Breitbart reported yesterday that Black Lives Matter protesters tore down a statue of Col. Hans Christian Heg, an immigrant from Norway who died fighting for the Union against slavery, on Tuesday night in Madison, Wisconsin.
Local ABC affiliate WKOW reported:
Protesters pulled down the Forward statue that normally stands outside the State Capitol and left it lying in the middle of the road.
The same group also tore down the Col. Hans Christian Heg statue a short time later. The group then went on to throw the statue into Lake Monona. Heg fought for the Union during the Civil War and was a stark opponent of slavery during that time.
I can almost understand the BLM’s anger against Confederate leaders and soldiers, but this is simply wanton destruction of public property. It makes no sense. It is simply the actions of an ignorant, angry mob.
The article provides a short summary of Colonel Heg’s life:
The Wisconsin Historical Society describes Col. Heg as follows:
Heg migrated to the United States from Norway as a child in 1840 and spent his youth at Muskego, in Waukesha County, Wisconsin. As a young man he went to California in the Gold Rush and stayed from 1849-1851. He returned to Wisconsin in 1851 following the death of his parents in order to care for his younger siblings and manage the family farm.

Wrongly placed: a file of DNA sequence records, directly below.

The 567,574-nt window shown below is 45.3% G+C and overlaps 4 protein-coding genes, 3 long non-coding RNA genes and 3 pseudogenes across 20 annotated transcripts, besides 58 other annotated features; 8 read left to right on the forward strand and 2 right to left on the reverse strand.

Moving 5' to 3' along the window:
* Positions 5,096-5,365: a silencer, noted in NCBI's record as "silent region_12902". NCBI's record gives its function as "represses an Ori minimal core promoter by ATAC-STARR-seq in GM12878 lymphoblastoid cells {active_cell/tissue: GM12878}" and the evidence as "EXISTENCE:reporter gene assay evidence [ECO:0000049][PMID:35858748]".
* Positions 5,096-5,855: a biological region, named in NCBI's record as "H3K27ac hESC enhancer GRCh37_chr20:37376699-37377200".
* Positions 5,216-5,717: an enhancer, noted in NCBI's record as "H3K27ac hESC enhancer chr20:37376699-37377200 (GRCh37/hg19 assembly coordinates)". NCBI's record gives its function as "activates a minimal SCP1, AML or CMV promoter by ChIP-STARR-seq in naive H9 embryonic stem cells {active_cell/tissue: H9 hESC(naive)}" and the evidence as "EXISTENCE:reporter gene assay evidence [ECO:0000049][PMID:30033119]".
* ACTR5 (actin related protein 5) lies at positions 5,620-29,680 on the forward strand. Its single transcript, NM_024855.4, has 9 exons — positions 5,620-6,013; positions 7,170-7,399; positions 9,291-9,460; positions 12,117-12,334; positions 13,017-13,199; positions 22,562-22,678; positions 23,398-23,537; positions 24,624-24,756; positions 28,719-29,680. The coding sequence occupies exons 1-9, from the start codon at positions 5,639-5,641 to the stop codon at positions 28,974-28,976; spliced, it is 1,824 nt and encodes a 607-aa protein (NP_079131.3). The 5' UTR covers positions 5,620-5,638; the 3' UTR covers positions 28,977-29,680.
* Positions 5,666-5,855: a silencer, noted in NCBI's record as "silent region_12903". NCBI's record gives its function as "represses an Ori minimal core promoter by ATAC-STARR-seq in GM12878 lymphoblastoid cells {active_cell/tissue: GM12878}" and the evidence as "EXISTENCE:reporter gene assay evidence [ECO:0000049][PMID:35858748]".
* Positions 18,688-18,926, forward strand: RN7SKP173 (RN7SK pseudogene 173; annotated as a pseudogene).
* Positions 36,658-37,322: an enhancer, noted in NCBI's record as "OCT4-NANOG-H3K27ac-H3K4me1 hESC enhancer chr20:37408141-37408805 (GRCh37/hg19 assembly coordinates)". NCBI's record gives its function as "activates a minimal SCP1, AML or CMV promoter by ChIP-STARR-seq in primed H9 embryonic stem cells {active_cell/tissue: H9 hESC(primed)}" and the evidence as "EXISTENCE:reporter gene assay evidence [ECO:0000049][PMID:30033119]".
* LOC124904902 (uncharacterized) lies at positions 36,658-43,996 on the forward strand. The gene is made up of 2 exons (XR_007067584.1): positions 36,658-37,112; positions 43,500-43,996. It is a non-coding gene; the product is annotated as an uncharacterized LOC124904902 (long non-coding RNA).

In the fall of 1861 a new Scandinavian regiment was recruited and Heg accepted appointment as its colonel. The 15th Wisconsin Infantry, made up largely of recent immigrants, went into training at Camp Randall in December and left for the South on March 2, 1862.
On December 30, 1862, at the battle of Stones River, Heg’s regiment lost more than 100 men. His horse was shot out from under him and his general called him “the bravest of the brave.” In February 1863 Heg was put in command of the entire brigade and pursued retreating Confederate troops through Tennessee, briefly into Alabama, and across the state line to Chickamauga, Georgia.
On the afternoon of September 19, 1863, Heg was charging forward at the front of his troops when he was shot in the abdomen. He managed to stay in the saddle for a short time, but loss of blood compelled him to leave the field and move to a hospital behind the lines where he died the next morning.
This is simply lawlessness–it has nothing to do with protesting anything.